My goal is that by the end of the year, I will C&J bodyweight (245) and snatch about 65-70% of that. Also, both will be done with proper, full-squat technique. Once that goal is met, then we'll proceed from there.
It's also really nice to be rid of the shirts, suits and wraps. Never did really like them, and hated the bother of adjusting training for them, and the actual physical discomfort of using them.
Are you getting any coaching? I got my first bit of coaching last week. I split snatch and squat clean, turns out I'm all screwed up. Hips rise too fast and I'm not finishing my pull. As far as cleans go, I seem to be doing good. Jerlks need work, but according to the coach I'll get there. Unfortunately, this coaching was a one shot deal.
About your flexibility: Are you doing plenty of front squat, dare I say, to rock bottom? How about Overhead squats?
Sets of five for the quick lifts are taxing, I agree. Heck a max C&J gets me breathing harder than a tough set of 5 DLs. Sets of five with minimum rest are good conditioning. I wouldn't push the reps any higher, I seldom go over 3, fatigue can lead to bad form.
A few weeks back at a body weight of 212, I C&Jed 215. I have snatched a liitle over 75% of that so I'm ready eh! Actually, I can clean much more but can't jerk more so I have never really tested my limit in the clean. About all I know is I got 225 for an easy single.
When I was trying to pick a weight sport to particicpate in I choose Weightlifting instead of PL for the reasons you listed plus I work out alone and no spotters are needed.
About your tight achilles, are you wearing a heeled shoe?
ateamer, please keep me informed with you progress.
I had one short coaching session with a friend who is a competing O-lifter (former British Commonwealth Games competitor) and coach. He is still an active coach and lifter in the Bay Area. I can get with him again, and will try do so in the next month or so. He has also offered to look at videos of my lifts when we can't meet face-to-face.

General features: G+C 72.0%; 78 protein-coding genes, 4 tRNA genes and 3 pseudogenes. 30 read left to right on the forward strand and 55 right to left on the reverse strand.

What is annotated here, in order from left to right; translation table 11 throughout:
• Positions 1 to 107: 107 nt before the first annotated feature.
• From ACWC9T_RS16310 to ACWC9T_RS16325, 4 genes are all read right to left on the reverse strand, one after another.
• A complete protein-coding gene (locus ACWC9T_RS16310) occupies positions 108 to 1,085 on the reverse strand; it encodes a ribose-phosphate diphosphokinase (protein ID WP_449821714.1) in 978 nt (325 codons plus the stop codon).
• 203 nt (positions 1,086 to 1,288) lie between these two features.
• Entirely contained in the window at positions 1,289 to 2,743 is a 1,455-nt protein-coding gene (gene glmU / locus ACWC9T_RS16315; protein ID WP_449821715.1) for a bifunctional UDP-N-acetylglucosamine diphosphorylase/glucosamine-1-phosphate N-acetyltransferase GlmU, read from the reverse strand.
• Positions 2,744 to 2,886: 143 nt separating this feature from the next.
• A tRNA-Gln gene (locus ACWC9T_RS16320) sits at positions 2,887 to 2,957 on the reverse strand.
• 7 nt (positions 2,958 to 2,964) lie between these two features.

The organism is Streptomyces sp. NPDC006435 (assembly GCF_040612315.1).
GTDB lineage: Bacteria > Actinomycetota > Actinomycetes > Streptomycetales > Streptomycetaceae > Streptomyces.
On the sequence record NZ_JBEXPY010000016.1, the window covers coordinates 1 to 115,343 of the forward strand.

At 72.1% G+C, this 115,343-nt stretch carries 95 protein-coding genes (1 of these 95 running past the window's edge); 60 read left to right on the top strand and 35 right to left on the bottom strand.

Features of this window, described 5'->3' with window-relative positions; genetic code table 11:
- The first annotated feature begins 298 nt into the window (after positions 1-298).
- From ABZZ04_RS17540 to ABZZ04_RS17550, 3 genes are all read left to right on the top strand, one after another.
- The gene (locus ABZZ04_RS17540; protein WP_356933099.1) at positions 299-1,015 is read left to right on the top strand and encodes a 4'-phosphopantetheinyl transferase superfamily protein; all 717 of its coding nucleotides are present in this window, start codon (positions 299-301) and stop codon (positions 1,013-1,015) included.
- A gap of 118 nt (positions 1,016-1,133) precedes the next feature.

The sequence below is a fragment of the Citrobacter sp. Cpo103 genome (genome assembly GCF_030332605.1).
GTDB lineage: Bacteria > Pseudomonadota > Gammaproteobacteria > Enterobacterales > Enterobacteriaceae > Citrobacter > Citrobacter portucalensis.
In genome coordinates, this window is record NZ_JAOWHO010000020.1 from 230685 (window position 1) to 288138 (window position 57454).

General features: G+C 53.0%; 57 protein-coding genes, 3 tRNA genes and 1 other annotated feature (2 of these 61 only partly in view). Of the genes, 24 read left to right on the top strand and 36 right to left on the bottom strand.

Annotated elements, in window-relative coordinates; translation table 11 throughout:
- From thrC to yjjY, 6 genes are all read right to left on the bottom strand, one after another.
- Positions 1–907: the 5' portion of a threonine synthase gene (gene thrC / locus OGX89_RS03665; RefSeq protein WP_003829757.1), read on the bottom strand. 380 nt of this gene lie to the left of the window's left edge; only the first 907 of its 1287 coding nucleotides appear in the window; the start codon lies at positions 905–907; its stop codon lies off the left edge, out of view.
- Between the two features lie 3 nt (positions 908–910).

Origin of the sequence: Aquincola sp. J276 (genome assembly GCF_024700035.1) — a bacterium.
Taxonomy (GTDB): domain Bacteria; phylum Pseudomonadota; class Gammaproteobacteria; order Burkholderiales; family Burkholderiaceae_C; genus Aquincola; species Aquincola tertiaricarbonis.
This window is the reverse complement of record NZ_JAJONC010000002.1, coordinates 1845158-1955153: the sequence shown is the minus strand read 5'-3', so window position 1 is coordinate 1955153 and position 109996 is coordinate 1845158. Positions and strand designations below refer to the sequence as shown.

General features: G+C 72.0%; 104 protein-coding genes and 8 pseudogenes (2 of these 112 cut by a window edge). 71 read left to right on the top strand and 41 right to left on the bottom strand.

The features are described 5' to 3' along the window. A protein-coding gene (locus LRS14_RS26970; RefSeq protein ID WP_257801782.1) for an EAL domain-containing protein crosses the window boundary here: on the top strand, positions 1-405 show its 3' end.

Front squats will happen when my wrists loosen up. Right now, I am too much of a (feline) to handle much weight. I am going to try looping straps around the bar until the wrists get limber. It's pretty much the same with overhead squats. Tight knees keep me from going down far, but I am going to start doing them with just the bar to get the muscle memory going.
I am wearing weightlifting shoes - the rare Nike Lever. I bought a pair in 1990 and they had already been discontinued. I will get a pair of Adidas at some point; it's my understanding that the Nike shoes have too soft a sole, especially compared to the Adidas with the wooden wedge. I've been working on achilles tendon stretches. The other limiting factor is very stiff knees. They don't want to go forward very far. I am sure it is from the very minimal range of motion and quad usage in powerlifting squats; as you probably know, the most efficient PL squat only sees the upper leg moving through about 90 degrees of motion, and virtually none from the lower leg - the knee stays put and doesn't move forward at all, thus minimal quad recruitment. Over the last few weeks, though, I am seeing improvement.
What I really need is a true weightlifting bar and some bumpers. I've already gouged the platform in my garage by dropping iron plates on it. I'm going to replace the outer part of the platform with rubber matting, and find some bumpers somewhere. The 30mm power bar isn't really right for weightlifting, either.
Oops, hit the "quote" button instead of "edit".